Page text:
Part II

Shackleton’s Endurance Expedition

Section 1 of 8
Section 1 of 8
This ship is no more. Shackleton and crew are on the ice floe with little more than three lifeboats, the dogs, and essential equipment from the ship. Shackleton insisted, however, on saving a crew member’s banjo, seeing it as a valuable tool for making mental medicine. As — if not more — important now than before the ship went down.
Section 2 of 8

While all are safe at the moment, the future and the best next action are uncertain. Consider a few options and their likely consequences. What would you do?

  • Select your course of action * Required
Section 3 of 8

Changing His Strategy

Section 4 of 8
Section 4 of 8

Three practices were essential to Shackleton’s success as a leader:

  1. He continuously met with himself, assessing and reassessing his approach to the changing mission.
  2. He showed a relentless commitment to his primary objective—the safe return of his team—while being entirely flexible about how to achieve it.
  3. He maintained his team’s belief in the mission by managing both collective and individual energy.

Section 5 of 8

Look at your calendar for the next week and decide where you can practice leadership like Shackleton. You need not face life and death circumstances. No matter where you sit now, you can be sure there is a mountain you need to climb. What are two or three things you must do differently?

Peer responses

" "

I can definitely be better about being flexible about how to reach the primary objective. I'm very good at sticking to a plan, but if the circumstances are constantly changing around me, as they are at this time amidst great fluctuations at the company, then I might not have a rigid a plan I can stick to. I have to recognize that I am better served adjusting my strategy to be flexible and flow with the changing circumstances.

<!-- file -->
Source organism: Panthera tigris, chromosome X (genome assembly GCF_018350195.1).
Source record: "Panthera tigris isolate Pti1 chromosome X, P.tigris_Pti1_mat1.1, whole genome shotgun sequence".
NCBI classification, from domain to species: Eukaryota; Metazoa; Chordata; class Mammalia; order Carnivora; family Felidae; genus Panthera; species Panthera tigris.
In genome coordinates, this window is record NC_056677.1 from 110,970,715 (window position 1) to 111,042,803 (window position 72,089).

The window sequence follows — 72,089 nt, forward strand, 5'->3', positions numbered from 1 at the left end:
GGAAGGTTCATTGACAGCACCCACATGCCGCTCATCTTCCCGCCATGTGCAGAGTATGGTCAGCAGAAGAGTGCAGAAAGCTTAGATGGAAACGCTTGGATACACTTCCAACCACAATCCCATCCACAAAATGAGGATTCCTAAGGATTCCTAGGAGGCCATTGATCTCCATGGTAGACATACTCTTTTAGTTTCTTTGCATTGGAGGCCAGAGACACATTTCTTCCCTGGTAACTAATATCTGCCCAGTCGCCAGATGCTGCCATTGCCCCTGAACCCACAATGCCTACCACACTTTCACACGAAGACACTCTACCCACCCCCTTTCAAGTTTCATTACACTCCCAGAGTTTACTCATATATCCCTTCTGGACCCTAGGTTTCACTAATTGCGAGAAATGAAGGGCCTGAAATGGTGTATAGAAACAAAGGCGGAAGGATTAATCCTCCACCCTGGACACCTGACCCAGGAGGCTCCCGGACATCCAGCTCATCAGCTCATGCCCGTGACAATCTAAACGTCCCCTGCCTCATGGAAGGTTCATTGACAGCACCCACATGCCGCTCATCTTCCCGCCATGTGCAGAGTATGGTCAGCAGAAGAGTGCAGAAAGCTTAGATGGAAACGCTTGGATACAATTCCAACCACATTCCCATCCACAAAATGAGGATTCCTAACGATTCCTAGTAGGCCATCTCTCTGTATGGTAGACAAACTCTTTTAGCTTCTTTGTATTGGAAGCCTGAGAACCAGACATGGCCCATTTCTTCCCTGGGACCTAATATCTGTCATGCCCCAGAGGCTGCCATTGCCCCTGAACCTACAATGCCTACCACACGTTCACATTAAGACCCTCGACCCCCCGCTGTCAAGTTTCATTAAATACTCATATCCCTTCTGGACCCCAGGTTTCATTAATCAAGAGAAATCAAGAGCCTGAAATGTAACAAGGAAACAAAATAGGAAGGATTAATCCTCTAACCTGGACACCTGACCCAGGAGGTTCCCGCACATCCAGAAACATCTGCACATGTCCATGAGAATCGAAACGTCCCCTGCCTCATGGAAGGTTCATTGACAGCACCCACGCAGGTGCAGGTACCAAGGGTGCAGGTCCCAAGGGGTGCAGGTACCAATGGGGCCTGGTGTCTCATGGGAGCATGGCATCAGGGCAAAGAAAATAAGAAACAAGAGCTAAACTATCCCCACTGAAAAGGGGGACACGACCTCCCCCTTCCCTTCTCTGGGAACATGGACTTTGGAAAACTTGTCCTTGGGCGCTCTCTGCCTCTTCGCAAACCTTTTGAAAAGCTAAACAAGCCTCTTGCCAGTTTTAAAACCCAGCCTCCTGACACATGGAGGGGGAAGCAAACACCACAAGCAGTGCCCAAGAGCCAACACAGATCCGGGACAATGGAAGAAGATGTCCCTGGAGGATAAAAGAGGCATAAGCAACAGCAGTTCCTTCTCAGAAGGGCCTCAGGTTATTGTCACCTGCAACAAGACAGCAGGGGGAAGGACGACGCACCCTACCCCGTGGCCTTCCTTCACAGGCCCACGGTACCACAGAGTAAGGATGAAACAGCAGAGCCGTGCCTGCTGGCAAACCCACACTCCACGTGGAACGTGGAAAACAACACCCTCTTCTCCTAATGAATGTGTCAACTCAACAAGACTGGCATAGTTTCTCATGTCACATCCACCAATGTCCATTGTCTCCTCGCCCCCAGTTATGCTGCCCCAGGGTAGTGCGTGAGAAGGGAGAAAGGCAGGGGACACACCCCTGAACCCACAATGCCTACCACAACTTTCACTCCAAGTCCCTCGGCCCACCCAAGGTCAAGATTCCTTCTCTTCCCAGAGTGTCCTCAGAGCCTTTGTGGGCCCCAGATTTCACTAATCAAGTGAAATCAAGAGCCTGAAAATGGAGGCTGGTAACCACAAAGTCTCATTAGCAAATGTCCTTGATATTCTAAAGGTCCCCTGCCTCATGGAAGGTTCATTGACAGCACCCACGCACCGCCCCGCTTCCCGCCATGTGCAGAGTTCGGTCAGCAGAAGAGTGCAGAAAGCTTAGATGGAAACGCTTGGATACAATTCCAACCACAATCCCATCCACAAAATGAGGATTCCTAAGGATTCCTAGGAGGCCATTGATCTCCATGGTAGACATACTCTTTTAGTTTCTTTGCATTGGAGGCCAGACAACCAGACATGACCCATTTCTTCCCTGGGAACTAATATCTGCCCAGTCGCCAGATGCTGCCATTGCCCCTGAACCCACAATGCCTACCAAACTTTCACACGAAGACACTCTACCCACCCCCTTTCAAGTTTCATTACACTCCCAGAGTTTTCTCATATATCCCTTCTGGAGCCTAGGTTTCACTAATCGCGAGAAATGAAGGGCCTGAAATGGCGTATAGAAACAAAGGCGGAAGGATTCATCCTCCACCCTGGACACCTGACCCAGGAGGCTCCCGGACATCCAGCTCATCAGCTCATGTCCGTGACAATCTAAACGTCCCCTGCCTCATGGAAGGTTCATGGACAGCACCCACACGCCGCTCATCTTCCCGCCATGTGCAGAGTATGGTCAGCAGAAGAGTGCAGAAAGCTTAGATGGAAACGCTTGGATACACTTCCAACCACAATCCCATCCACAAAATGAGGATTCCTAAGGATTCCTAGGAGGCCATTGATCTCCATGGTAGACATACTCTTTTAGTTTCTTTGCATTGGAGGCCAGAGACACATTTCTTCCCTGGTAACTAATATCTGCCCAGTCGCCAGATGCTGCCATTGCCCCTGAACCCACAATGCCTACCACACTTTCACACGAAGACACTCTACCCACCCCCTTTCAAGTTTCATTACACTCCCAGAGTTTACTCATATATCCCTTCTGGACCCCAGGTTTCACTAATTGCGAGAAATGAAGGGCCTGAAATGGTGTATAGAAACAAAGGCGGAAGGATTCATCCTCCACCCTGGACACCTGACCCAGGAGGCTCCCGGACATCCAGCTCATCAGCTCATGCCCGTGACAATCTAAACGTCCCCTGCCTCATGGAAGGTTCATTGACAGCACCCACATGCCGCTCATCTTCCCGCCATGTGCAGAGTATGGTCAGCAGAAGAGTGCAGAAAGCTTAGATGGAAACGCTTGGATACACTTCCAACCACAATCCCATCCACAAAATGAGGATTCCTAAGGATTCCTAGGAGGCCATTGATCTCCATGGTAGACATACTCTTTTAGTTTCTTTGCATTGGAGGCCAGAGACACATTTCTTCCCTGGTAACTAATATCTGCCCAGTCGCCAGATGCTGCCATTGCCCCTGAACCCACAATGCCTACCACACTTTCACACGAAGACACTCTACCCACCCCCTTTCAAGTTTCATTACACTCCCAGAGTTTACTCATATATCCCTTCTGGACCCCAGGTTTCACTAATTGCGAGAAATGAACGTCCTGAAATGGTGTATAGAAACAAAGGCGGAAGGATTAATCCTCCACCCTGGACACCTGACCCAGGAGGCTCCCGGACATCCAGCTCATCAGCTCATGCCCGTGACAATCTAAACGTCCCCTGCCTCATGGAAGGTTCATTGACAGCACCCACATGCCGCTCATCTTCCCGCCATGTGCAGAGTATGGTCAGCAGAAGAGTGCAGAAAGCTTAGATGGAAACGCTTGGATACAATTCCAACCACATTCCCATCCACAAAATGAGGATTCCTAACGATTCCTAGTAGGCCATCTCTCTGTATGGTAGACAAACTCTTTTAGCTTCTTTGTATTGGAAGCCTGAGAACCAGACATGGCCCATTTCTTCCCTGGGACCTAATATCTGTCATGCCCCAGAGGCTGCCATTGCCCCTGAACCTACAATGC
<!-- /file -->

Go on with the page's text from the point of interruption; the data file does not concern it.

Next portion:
I can do a better job of managing individual energy. I do a decent enough job of managing collective energy, but I should focus on the individuals some more so I'm not facing "assumed consensus" when I don't actively hear dissent in public forums.

A, United States of America

" "

I sure have a lot of mountains to climb! Based on this new insights I've gotten from Shackleton:

1. Theres a team member that i'm suddenly sensing some negative vibes from. Rather than ignore him, like i may have done in the past, I will draw him closer and ensure that that negativity isn't spread around the team.
2. I will create some fun activity (maybe team lunch) that I will use as an opportunity to boost the team's energy.
3. I will definitely meet with myself by evaluating and reevaluating my style as work dynamics change.

I, Nigeria

" "

Change attitude towards some team members--bring them close instead of pushing them away because of poor performance throughout the year. Re-plan some yearly objectives to avoid making the same mistakes. Change attitude towards some peers to whom I judge because of poor leadership.

J, Chile

" "

Allocating more time with those members who are down, accompany them on their day to day job to show support and that I do not have all the answers but am thinking with them.

Take some members whom may be at risk to lunch or grab a coffee.

T, Mexico

" "

One thing that stood out to me in the previous clip is ensuring that the negative energy of the team doesn't take the mission off course. There is an associate on my team who has negative energy. One thing I can do differently as a leader is adjust my leadership approach to tackle the negative energy differently. I will focus on managing collective and individual energy. A second thing I can do is to better tie my team's work to the main objectives of our organization. While I see it clearly, I'm not confident the team sees the connection. Helping them know that the work they do is tied to the larger goals will help them feel like what they do is valuable.

M, United States of America

Section 6 of 8

Caring for the Team

Section 7 of 8
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For scientific discovery give me Scott; for speed and efficiency of travel give me Amundsen; but when disaster strikes and all hope is gone, get down on your knees and pray for Shackleton.

—Sir Raymond Priestley, Antarctic Explorer and Geologist

Section 8 of 8
Section 8 of 8
Shackleton knew that management was important, but he never let it crowd out leadership. Take another look at your calendar for the next few weeks and consider how you are planning to spend your time. How much will you be managing? How much will you be leading? What should you do differently?